indicator across species is some type of paralysis preceding death). It is essential to point
out that the above list does not include all symptoms. It is also important to note that other
diseases affecting the central nervous system may have identical or similar symptoms. In
fact signs of certain diseases such as canine distemper are virtually identical to those of
rabies.

Some animals infected with the virus may exhibit no symptoms of the disease. Once an
animal is infected with the disease there is an incubation period where the virus passes
from the site of the infection to the brain. Once the virus reaches the brain it will begin
to shed in the saliva and can be transmitted. Death soon follows shortly in the infected
animal.

Research on raccoons and rabies is continuing but it is not as extensive as the work done
with companion animals. Researchers believe that the incubation period for rabies may
be longer in wild animals infected with the disease.

There does appear to be a general consensus concerning the absence of aggressive
behavior in raccoons affected with the rabies virus. Among the articles supporting this;
one published in 1970 noted: “the typically unaggressive behavior of rabid raccoons”,
another in 1992 indicated: “Few rabid raccoons are aggressive; indeed, most lose their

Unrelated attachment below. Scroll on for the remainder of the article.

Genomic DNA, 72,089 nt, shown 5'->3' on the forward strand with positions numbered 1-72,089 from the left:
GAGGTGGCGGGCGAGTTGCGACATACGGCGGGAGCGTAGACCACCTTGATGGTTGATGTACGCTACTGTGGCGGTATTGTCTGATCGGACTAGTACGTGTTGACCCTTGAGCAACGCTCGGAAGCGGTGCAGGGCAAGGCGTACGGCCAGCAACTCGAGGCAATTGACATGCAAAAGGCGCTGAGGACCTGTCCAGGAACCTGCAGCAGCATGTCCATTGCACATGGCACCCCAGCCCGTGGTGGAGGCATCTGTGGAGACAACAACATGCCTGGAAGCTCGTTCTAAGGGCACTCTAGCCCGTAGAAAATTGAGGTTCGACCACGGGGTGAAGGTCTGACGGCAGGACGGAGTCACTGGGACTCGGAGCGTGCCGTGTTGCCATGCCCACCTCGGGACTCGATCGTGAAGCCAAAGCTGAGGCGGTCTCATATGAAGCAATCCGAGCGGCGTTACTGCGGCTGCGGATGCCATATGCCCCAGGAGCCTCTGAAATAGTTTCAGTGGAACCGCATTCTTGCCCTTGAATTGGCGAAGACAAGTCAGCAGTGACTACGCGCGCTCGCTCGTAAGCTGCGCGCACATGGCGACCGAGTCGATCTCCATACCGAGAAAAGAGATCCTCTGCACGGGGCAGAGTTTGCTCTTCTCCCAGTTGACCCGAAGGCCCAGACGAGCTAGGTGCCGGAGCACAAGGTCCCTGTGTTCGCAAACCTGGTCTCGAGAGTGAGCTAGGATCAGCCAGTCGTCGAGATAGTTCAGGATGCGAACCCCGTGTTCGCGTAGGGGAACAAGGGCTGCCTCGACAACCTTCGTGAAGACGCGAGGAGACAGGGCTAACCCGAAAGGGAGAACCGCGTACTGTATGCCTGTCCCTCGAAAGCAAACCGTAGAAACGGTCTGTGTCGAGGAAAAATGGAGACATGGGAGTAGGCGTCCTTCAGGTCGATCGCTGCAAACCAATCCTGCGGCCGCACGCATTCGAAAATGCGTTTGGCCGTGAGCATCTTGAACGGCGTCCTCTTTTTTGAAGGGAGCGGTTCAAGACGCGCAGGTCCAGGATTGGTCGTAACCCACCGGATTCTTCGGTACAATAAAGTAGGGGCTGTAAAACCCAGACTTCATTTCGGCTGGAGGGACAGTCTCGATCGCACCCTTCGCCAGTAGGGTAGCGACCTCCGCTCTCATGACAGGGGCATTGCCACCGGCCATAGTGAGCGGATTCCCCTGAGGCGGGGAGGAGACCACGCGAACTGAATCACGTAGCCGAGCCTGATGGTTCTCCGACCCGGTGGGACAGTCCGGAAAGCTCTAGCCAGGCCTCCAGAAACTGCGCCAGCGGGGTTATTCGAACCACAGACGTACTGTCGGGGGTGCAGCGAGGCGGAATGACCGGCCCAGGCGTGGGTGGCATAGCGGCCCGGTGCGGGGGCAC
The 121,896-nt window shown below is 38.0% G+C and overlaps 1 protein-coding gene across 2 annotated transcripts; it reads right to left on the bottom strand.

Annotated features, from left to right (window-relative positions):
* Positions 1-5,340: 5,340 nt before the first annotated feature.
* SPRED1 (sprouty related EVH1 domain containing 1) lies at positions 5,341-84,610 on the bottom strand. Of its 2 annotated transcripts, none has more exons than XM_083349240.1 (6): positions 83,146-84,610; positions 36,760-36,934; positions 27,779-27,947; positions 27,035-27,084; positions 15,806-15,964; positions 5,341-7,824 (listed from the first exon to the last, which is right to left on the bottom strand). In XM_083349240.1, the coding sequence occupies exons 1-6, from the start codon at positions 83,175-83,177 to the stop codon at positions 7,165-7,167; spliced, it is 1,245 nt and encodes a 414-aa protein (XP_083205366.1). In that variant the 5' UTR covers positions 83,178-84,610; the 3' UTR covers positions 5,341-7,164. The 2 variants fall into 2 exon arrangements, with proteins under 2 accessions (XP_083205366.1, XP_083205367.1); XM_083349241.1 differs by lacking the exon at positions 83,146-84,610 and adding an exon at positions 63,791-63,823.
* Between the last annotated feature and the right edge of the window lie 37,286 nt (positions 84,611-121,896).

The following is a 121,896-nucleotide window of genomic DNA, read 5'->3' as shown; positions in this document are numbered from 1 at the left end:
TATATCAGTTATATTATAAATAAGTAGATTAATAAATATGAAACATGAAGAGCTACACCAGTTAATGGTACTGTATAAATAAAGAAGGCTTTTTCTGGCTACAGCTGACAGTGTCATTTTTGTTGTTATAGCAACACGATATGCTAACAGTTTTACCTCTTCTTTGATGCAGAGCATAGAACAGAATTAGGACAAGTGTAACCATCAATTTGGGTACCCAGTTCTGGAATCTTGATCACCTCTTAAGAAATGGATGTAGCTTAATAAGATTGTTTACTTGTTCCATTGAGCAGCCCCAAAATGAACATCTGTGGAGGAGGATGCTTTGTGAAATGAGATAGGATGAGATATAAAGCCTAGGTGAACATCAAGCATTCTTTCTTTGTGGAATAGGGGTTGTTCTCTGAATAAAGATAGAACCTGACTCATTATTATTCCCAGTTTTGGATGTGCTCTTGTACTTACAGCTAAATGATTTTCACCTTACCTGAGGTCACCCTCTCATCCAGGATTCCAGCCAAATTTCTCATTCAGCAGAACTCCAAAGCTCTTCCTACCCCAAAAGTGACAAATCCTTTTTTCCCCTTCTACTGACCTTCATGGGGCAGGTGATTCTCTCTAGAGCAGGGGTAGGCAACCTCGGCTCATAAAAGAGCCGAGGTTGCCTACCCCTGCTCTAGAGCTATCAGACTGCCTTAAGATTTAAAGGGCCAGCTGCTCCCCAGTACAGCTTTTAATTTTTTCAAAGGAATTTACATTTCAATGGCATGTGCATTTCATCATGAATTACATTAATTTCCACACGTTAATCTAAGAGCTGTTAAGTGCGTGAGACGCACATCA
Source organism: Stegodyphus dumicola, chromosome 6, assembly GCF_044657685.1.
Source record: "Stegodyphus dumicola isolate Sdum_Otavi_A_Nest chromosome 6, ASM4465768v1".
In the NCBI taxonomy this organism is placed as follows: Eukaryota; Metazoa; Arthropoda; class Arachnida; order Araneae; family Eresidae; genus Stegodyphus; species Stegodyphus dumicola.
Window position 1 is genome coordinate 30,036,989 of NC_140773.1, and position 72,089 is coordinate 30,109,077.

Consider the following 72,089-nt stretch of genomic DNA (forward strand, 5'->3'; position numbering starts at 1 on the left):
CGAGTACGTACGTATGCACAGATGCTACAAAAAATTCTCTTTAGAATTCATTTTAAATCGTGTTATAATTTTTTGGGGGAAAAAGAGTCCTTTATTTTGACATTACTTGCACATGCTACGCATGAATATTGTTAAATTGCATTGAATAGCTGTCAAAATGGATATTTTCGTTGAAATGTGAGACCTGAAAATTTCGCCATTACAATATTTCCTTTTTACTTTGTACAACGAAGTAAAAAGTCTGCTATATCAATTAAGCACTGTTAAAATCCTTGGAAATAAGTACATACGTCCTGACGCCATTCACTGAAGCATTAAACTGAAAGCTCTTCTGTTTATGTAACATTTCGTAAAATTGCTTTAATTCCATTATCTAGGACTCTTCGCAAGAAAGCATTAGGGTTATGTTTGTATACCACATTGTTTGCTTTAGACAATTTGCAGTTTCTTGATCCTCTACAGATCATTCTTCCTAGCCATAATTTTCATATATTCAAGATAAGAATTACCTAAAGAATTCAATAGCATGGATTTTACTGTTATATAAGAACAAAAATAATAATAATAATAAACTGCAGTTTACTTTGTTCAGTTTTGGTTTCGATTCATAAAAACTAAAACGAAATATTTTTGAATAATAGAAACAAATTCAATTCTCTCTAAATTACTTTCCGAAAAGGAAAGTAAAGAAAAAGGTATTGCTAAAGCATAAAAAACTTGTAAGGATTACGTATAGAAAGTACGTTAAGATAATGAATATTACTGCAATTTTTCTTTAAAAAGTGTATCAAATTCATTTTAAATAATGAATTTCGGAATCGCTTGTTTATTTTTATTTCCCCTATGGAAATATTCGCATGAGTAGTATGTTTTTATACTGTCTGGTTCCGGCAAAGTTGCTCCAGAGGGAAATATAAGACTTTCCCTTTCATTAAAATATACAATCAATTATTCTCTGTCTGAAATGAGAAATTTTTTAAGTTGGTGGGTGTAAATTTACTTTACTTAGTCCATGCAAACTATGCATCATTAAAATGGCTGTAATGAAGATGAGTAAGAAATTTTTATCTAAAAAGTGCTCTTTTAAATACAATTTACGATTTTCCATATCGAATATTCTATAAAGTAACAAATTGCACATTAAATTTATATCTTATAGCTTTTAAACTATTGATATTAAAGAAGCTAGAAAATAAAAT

natural fear of humans.”  Other studies outlining unusual behavior in rabid raccoons
note “acting “drunk” or “strange” or appearing during the daytime as the most frequent
behaviors not aggression. Where aggressive behavior is mentioned it is usually in concert
with an interaction with a dog with no mention being made if the dog menaced the
raccoon initially.

It is because of the absence of aggressive behavior in raccoons that any encounter with
these animals be conducted at a safe and respectful distance. Similarly any behavior a
raccoon may demonstrate may not indicate rabies, for instance, a raccoon appearing
during daylight hours may simply be a mother raccoon in search of provisions for her
young.

Caution should be exercised in the case of any possible transmission. Although, exposure
to rabies can be treated in human beings, the best possible way to avoid contact with the
disease and to respect wildlife at the same time is to avoid interaction. Keep companion
animal vaccinated, in your home and on a leash when outdoors. And allow urban wildlife
to be wild.

This article is an original work and is subject to copyright. You may create a link to this
article on another website or in a document back to this web page. You may not copy this
article in whole or in part onto another web page or document without permission of the
author. Email inquiries to info@animalbehaviorist.us
Rabies was not found in raccoons in the Northeast until people brought rabid raccoons to the area
Harlequeen
"It is because of the absence of
aggressive behavior in raccoons
that any encounter with these
respectful distance. Similarly
any behavior a raccoon may
demonstrate may not indicate
rabies, for instance, a raccoon
appearing during daylight hours
may simply be a mother raccoon
in search of provisions for her
young"
Infected raccoons avoid humans and all wildlife should not be interacted with by humans
info@animalbehaviorist.us
212-722-2509 / 646-228-7813

Entire website copyright Frania Shelley-Grielen